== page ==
So this image shows where civilization might be or might not be. Can we at least trust that everywhere that there is a significant amount of civilization there will be something indicating there is?

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Re: APOD: Earth at Night (2017 Jul 09)

Postby ta152h0 » Sun Jul 09, 2017 8:27 am

Lot of light betwee about 35 North and 50 North. Can life be detected from let's say 50 light years away ? or even 4.8 LY away ?
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Re: APOD: Earth at Night (2017 Jul 09)

Postby Wombat » Sun Jul 09, 2017 9:56 am

This picture has been posted at least three times and each time been discreditied - I'm amazed that it is still in the archives! Surely there are more recent/better ones to post!
The answer that the light comes from more than just cities is of course correct; but bush fires in the Great Sandy Desert(?) have you ever been there? Its a desert! Nothing to burrn there... How about the massive light show east of Siberia!? ... or the other massive amount in northern Canada?
Come on APOD get rid of this one and get back to your normal high quality images.

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Re: APOD: Earth at Night (2017 Jul 09)

Postby Greg Parker » Sun Jul 09, 2017 1:16 pm

Wombat is entirely correct. There is nothing in that NW region of Australia to produce that amount of light, infrared or otherwise.

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Re: APOD: Earth at Night (2017 Jul 09)

Postby Chris Peterson » Sun Jul 09, 2017 1:21 pm

Wombat wrote:This picture has been posted at least three times and each time been discreditied - I'm amazed that it is still in the archives! Surely there are more recent/better ones to post!
The answer that the light comes from more than just cities is of course correct; but bush fires in the Great Sandy Desert(?) have you ever been there? Its a desert! Nothing to burrn there... How about the massive light show east of Siberia!? ... or the other massive amount in northern Canada?
Come on APOD get rid of this one and get back to your normal high quality images.

It has not been "discredited", it merely shows transient phenomena in some places.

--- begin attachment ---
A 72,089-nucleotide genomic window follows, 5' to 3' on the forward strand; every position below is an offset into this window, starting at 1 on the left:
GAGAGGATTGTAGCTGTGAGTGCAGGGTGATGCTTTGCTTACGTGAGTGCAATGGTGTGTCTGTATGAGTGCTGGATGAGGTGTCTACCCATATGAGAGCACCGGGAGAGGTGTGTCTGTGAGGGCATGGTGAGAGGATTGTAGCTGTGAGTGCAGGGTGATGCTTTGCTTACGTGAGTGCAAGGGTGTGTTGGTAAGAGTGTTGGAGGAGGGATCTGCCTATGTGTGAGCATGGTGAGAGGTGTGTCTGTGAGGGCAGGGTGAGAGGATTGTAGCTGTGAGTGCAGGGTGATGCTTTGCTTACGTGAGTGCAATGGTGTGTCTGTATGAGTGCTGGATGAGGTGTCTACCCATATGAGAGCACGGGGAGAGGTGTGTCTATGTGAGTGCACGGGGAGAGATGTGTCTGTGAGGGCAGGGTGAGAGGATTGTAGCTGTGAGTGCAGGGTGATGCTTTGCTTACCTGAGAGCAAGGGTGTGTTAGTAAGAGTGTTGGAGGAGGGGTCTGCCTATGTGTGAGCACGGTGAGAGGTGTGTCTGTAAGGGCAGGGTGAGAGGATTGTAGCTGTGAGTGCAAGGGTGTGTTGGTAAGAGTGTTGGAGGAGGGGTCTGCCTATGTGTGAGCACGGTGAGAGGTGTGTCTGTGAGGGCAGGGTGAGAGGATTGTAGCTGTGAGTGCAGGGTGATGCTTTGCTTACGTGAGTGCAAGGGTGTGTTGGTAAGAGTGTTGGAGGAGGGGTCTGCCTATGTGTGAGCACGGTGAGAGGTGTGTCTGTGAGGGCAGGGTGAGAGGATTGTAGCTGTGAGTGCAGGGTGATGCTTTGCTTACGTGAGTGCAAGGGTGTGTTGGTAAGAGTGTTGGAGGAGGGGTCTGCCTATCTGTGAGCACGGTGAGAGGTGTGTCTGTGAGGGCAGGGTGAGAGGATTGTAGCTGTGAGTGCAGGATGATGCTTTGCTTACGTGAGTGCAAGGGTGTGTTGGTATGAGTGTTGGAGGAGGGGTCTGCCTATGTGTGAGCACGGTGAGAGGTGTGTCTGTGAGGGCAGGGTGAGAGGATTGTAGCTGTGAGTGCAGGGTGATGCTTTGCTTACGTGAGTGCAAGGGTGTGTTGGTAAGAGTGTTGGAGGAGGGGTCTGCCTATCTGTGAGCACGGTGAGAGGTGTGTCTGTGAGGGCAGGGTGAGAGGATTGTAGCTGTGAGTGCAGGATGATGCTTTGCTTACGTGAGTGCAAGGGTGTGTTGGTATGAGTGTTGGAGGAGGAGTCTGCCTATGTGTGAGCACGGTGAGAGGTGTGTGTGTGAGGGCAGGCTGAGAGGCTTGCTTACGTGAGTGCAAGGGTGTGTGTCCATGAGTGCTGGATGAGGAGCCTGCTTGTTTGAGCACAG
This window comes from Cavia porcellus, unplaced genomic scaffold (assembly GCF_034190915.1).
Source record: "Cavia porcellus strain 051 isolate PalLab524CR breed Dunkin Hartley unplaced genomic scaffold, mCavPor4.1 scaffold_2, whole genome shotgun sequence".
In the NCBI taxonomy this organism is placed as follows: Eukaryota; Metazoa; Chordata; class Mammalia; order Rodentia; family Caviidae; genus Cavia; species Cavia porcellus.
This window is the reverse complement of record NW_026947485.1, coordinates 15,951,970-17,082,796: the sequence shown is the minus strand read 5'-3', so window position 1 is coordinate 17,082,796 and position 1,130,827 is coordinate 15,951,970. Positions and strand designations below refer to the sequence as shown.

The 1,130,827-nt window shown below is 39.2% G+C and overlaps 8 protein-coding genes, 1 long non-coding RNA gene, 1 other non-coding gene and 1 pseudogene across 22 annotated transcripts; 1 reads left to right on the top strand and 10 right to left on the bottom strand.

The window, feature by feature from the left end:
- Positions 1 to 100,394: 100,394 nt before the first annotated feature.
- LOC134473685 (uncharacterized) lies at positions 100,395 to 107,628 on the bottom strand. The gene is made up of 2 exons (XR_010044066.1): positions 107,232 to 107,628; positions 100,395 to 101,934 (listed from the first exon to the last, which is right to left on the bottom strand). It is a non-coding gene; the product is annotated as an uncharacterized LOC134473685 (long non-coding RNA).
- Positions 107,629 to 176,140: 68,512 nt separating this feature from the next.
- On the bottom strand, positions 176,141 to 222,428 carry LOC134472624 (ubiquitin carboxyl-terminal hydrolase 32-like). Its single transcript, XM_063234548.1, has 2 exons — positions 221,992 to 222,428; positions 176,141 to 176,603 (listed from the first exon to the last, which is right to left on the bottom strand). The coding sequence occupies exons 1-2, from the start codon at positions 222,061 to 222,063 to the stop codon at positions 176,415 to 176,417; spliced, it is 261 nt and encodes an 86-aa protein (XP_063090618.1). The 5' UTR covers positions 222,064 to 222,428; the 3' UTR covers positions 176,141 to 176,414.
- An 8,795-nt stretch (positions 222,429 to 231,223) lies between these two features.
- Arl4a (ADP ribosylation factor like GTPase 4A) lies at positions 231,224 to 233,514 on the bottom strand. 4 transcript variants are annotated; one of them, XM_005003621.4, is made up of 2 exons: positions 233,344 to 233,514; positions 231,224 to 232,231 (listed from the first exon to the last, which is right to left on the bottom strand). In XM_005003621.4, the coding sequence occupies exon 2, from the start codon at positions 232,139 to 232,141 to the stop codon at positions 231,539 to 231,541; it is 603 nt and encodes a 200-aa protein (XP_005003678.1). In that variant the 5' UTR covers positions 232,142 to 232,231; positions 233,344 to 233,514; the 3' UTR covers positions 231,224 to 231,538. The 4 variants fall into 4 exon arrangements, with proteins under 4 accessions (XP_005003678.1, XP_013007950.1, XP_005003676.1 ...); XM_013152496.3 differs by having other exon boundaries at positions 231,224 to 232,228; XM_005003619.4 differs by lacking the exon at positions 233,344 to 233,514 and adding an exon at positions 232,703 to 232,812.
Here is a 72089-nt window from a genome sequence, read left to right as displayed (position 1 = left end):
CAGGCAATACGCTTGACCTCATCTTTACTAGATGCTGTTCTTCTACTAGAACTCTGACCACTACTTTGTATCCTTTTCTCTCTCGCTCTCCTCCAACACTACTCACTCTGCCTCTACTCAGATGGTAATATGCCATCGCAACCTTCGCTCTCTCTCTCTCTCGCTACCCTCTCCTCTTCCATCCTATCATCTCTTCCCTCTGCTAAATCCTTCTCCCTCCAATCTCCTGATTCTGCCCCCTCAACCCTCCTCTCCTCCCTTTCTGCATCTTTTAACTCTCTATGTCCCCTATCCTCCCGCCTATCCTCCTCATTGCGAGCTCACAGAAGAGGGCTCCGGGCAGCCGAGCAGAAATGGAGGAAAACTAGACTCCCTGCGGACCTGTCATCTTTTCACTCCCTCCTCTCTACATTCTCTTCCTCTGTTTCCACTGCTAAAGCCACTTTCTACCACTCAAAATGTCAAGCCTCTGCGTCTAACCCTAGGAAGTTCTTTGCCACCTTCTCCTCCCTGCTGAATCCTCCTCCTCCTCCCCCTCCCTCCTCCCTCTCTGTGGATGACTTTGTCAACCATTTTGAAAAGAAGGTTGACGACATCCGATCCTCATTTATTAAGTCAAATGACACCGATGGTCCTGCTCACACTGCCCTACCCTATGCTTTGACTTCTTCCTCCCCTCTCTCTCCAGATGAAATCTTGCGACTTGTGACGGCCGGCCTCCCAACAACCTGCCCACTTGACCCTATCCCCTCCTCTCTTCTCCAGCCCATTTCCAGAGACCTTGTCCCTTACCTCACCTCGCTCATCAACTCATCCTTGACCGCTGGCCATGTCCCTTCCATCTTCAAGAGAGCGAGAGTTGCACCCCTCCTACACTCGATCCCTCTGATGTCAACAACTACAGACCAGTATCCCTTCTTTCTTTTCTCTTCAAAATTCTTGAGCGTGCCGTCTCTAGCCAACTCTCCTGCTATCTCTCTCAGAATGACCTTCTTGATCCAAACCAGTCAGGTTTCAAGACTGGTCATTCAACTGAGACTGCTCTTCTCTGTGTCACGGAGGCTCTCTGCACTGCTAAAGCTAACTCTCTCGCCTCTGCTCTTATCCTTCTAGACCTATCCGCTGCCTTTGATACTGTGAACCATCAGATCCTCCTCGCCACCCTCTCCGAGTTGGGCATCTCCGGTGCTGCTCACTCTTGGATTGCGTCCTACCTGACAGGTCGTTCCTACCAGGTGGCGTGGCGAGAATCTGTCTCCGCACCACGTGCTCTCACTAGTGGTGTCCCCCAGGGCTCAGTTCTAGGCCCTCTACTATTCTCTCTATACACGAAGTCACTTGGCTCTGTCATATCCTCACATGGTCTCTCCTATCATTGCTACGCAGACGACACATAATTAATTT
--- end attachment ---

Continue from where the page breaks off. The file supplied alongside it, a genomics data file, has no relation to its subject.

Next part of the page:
That said, people continue to work on this, and have produced much higher quality results since this map was originally published. Rather than a Sunday repeat, what's needed here is an entirely new APOD.

earth_vir_2016.jpg

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Re: APOD: Earth at Night (2017 Jul 09)

Postby neufer » Sun Jul 09, 2017 2:52 pm

Wombat wrote:
The answer that the light comes from more than just cities is of course correct;
but bush fires in the Great Sandy Desert(?) have you ever been there?
Its a desert! Nothing to burrn there...
https://en.wikipedia.org/wiki/Triodia_(grass) wrote:
<<Triodia is a large genus of hummock-forming grass endemic to Australia; they are commonly known as spinifex, although they are not a part of the coastal genus Spinifex. The vegetation of the Great Sandy Desert is dominated by spinifex. Triodia is a perennial Australian grass which grows in arid regions and has awl-shaped, pointed leaves. The leaf tips (high in silica) can break off in the skin, leading to infections. Leaves are 30–40 centimetres long. Spinifex has traditionally had many uses for Australian Aborigines. The seeds were collected and ground to make seedcakes. Spinifex resin was an important adhesive used in spear-making. Smoke signals were made to communicate with families and groups a long distance away, as burning spinifex produces a strong black smoke. The species Triodia wiseana is used for building shelters; bunched together it is used for trapping fish against creek beds. It is called baru in the languages of the Yindjibarndi and Ngarluma people, the English term is hard spinifex.>>